As I scanned the Biographical Dictionary of Architects in Canada, I came upon two other papers written by Eric Arthur in the 1930s. And of course, I found I needed them. This 1938 publication was referred to by Anthony Adamson, in the 'first word' to Ancestral Roofs by Marion MacRae and himself, published in 1963. This co-writer on what was the first work on Ontario architecture ("in the first book on any subject, certain matters have to be overlooked") credits Dr. Arthur "the author of the only published monographs on early Ontario buildings..." with the beginnings of the passion so many of us have for our built heritage, and its preservation.
Just holding the slim volume is time-travel. This plain brown wrapper with its formal blue type-face, the simply composed black and white photos, the exquisitely detailed measured drawings are architectural history itself. I found it incredibly moving to study these photos taken in 1938 of buildings which still stand (as do many of those Dr. Arthur mentions) and to read words like this, words of passionate appreciation of the buildings of 1810 to 1840, written long decades before the rest of us 'caught on:' "The old buildings of Ontario were designed simply as dwellings. They were unostentatious, yet dignified, compact in plan without being dull. Indeed they had all the qualities which in the sixteenth century Sir Henry Wotton required of a building - Commodity (the proper arrangement of rooms,) Firmness (structural stability) and Delight, which is the pleasure we have in seeing it." (Page Thirteen)
Not surprisingly, one of the buildings photographed for the essay is Barnum House, Grafton. Now if you had a chance to read the October 31, 2017 post to which I invited you in the first line, you will understand why I find the austere black and white photo of this "house of weathered pine, [its] composition, detail and ornament well handled" from 80 years ago so moving. So much began when that man saw this house.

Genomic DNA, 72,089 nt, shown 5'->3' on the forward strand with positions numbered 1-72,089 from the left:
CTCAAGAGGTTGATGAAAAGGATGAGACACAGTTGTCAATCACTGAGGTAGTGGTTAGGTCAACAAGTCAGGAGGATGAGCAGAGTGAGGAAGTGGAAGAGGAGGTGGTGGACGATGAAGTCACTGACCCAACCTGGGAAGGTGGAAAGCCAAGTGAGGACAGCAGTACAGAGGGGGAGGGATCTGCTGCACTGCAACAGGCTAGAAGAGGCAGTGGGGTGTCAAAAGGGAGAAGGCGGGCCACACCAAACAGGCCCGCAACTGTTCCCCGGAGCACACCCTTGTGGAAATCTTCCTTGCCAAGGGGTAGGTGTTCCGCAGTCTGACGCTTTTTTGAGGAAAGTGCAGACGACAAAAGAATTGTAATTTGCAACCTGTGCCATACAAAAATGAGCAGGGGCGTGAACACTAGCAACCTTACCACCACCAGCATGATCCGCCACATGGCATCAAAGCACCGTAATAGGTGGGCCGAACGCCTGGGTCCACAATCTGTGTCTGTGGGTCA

The black and white photo which appears in the un-copyrighted (how simple the world once was) eighty year old monograph, shows the silvery weathered pine flushboard cladding. The plain l
anguage caption reads: "This house of weathered pine is well-known to the traveller on the Kingston Highway. Composition, detail and ornament are well-handled. The architect's name is not known but it is certain he was a person of considerable experience. The boarding is flush and in spite of exposure to the weather [sic] during 120 years, shows few cracks between the boards. The interior is not interesting but the exterior is worthy of the closest study."
It is a tribute to this great man Arthur that we are privileged to stand before this great house today; the sapling before it has also stood the test of time.
Another worthy house featuring prominently in The Early Buildings of Ontario is The Bluestone House of Port Hope.. This fine Georgian home with Greek Revival detailing has received a lot of attention over many years. Here's Ontario's Historic Places' take on this wonderful place. In 1938 Eric Arthur's contribution to the conversation is seen below.
One of the astonishing features of the monograph are several reproductions of the measured drawings done on location by students of Professor Arthur's students in the School of Architecture at UofT. I've included one at left.Speaks for itself.
The paper includes sections on history, location and features of early Ontario houses, on doorways, windows and mantels. It concludes with a "List of Buildings already Photographed or Measured" which includes 4 Picton structures, one in Bloomfield and Belleville, and two in Brighton, one of which, the Butler house, I hope to meet in the spring.
A dozen black and white photos complete the monograph. Some I do not know (and wonder if we'll meet in this life.) Others grace towns and villages today, as if their keepers had early risen to the challenge posed by Dr. Eric Arthur. His province-wide survey of historic buildings in the 1930s is his legacy.
|St. Andrew's Church, Niagara on the Lake|
Of the Perth residence now known as Inge Va, Dr. Arthur wrote: "...a delightful house with well-proportioned windows and a handsome doorway..." His 1938 photo included a neat white painted railing along the front porch. Mercifully, nothing else appears to have changed.
|Osgoode Hall, west wing, 1829|
Dr. Eric Ross Arthur. The kind of gentleman to whom one grants the last word.